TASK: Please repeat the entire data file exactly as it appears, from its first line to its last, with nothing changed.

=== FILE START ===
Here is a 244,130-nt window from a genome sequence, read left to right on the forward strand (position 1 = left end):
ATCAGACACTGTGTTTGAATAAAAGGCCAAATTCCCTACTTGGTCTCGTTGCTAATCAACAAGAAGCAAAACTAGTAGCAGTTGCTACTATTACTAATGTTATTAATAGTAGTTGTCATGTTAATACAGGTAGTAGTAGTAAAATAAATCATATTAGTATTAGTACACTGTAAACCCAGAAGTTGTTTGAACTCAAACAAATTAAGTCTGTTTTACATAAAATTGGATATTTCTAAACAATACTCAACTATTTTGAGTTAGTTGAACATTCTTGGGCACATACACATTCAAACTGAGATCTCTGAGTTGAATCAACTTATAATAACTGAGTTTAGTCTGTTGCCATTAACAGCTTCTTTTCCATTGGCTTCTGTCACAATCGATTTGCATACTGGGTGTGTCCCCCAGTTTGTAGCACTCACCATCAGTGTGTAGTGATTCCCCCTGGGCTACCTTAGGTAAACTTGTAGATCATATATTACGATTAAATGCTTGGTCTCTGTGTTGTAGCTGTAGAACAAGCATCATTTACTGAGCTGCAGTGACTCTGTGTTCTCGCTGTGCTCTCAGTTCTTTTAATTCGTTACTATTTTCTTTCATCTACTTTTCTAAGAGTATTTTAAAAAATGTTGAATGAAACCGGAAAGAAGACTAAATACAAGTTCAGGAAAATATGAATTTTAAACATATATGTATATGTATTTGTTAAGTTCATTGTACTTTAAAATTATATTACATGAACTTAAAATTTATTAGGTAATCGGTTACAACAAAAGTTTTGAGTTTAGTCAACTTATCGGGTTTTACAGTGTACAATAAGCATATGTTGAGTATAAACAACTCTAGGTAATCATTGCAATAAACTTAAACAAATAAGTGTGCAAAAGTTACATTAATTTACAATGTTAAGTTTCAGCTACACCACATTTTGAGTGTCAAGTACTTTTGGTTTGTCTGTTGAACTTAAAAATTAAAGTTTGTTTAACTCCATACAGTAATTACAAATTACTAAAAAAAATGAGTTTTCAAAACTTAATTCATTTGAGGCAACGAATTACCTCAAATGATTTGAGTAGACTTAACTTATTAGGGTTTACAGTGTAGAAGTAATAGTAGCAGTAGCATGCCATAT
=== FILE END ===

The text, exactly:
Here is a 244,130-nt window from a genome sequence, read left to right on the forward strand (position 1 = left end):
ATCAGACACTGTGTTTGAATAAAAGGCCAAATTCCCTACTTGGTCTCGTTGCTAATCAACAAGAAGCAAAACTAGTAGCAGTTGCTACTATTACTAATGTTATTAATAGTAGTTGTCATGTTAATACAGGTAGTAGTAGTAAAATAAATCATATTAGTATTAGTACACTGTAAACCCAGAAGTTGTTTGAACTCAAACAAATTAAGTCTGTTTTACATAAAATTGGATATTTCTAAACAATACTCAACTATTTTGAGTTAGTTGAACATTCTTGGGCACATACACATTCAAACTGAGATCTCTGAGTTGAATCAACTTATAATAACTGAGTTTAGTCTGTTGCCATTAACAGCTTCTTTTCCATTGGCTTCTGTCACAATCGATTTGCATACTGGGTGTGTCCCCCAGTTTGTAGCACTCACCATCAGTGTGTAGTGATTCCCCCTGGGCTACCTTAGGTAAACTTGTAGATCATATATTACGATTAAATGCTTGGTCTCTGTGTTGTAGCTGTAGAACAAGCATCATTTACTGAGCTGCAGTGACTCTGTGTTCTCGCTGTGCTCTCAGTTCTTTTAATTCGTTACTATTTTCTTTCATCTACTTTTCTAAGAGTATTTTAAAAAATGTTGAATGAAACCGGAAAGAAGACTAAATACAAGTTCAGGAAAATATGAATTTTAAACATATATGTATATGTATTTGTTAAGTTCATTGTACTTTAAAATTATATTACATGAACTTAAAATTTATTAGGTAATCGGTTACAACAAAAGTTTTGAGTTTAGTCAACTTATCGGGTTTTACAGTGTACAATAAGCATATGTTGAGTATAAACAACTCTAGGTAATCATTGCAATAAACTTAAACAAATAAGTGTGCAAAAGTTACATTAATTTACAATGTTAAGTTTCAGCTACACCACATTTTGAGTGTCAAGTACTTTTGGTTTGTCTGTTGAACTTAAAAATTAAAGTTTGTTTAACTCCATACAGTAATTACAAATTACTAAAAAAAATGAGTTTTCAAAACTTAATTCATTTGAGGCAACGAATTACCTCAAATGATTTGAGTAGACTTAACTTATTAGGGTTTACAGTGTAGAAGTAATAGTAGCAGTAGCATGCCATAT